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Jason Finger, Cottonwood-Oak Creek School District Governing Board vice president, has weighed in on consolidation.

On Dec. 5, the governing board voted unanimously to consolidate COCSD with Mingus Union High School District as a single school district, formally requesting Yavapai County School Superintendent Tim Carter to put the measure to voters on the November 2018 ballot.

The MUHSD Governing Board’s approval is required in addition to COCSD’s to have the motion appear on the ballot. The MUHSD board has yet to vote to move forward with the request. Finger had acted as COCSD board president until the Dec. 5 meeting, when he and then-vice president JoAnne Cook traded places.

Finger, who had been president for half a decade, oversaw much of the last few months’ worth of consolidation discussions in the district and among the community.

“Through elimination of duplicate positions in these two small districts, taxpayer dollars could be redirected into programs and teacher salaries,” Finger said. “It makes little sense to have two districts in the same town educating approximately 3,200 students with two superintendents, two business directors, two transportation directors and other similar positions. Dollars used for other things such as transportation, food service and maintenance could also be more efficiently used in a streamlined single district.”

Finger provided no numbers to demonstrate how much, if any money, would be saved in consolidation, nor how much it would cost taxpayers to align the districts’ curriculums, equalize salary schedules and provide equal employee benefits for teachers.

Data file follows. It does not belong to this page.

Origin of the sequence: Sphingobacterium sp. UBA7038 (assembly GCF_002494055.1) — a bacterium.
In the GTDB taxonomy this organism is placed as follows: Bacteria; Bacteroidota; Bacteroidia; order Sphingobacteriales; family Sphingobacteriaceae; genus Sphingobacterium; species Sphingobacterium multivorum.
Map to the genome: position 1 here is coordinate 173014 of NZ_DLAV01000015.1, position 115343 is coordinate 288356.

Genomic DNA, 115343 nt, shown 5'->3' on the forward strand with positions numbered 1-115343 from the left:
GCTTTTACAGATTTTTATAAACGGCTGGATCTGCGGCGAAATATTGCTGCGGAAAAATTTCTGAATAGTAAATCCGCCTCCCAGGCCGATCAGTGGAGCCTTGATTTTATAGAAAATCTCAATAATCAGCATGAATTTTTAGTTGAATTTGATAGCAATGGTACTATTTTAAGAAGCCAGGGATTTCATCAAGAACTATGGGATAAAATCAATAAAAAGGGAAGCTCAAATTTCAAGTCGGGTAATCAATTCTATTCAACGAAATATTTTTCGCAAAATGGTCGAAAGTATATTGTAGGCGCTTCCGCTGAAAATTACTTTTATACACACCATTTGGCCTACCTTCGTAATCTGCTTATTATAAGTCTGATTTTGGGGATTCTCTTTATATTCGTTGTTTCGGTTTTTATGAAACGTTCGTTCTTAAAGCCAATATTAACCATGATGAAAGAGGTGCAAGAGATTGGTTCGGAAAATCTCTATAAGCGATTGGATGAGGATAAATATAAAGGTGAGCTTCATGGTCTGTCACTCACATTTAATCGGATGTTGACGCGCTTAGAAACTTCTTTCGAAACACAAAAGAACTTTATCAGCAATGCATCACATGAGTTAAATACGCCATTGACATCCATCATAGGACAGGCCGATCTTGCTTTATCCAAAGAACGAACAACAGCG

Finger did not provide a list of positions that could or would be cut, nor provide details about which employee positions, if they had a duplicate in the other district, would be retained nor what would happen if those deemed redundant would be reassigned or terminated.

According to Finger, for voters consolidation means a “better value for their local education investment,” resulting in fewer administrative redundancies that in turn would lead to savings — additional money that could be targeted for classroom expenditures and teacher salaries.

“The use of these funds would undoubtedly help with teacher retention in the community,” Finger said. “Improved alignment of our curriculum and programs produces stronger students. Stronger schools would be a vital consideration for prospective families who are looking to move to this community. We all seem to understand that the financial horizon for public education in the state of Arizona does not seem to show a large influx of dollars coming. Consolidation is a way of operating these two districts in a more efficient manner …. We seek community feedback, and ultimately would like to see the entire community’s input on the consolidation matter by having [it] on the November 2018 ballot.”

Finger said that although COCSD is considering more efficient use of facilities, exploring the possibility of realigning three of the district’s five schools into two K-8 schools resulting in the closure of one of the three schools, consolidation itself will not likely impact the consolidated district’s use of buildings.

The immediate impact to the two existing superintendents, COCSD’s Steve King and MUHSD’s Penny Hargrove, as well as other administrators who may find themselves in doubledup positions due to consolidation, is less clear.

“It is hard to determine what the immediate impact of the superintendent role would be,” Finger said.  "Most likely, there would continue to be workings between the two existing superintendents [as they work] to align curriculum, policies and programs before reducing to a single administrator. However, once consolidation goes into effect, that role would be held by a single individual.”

For families interested to know what name their newly consolidated K-12 district will have, Finger said that at any name is far too premature to consider.

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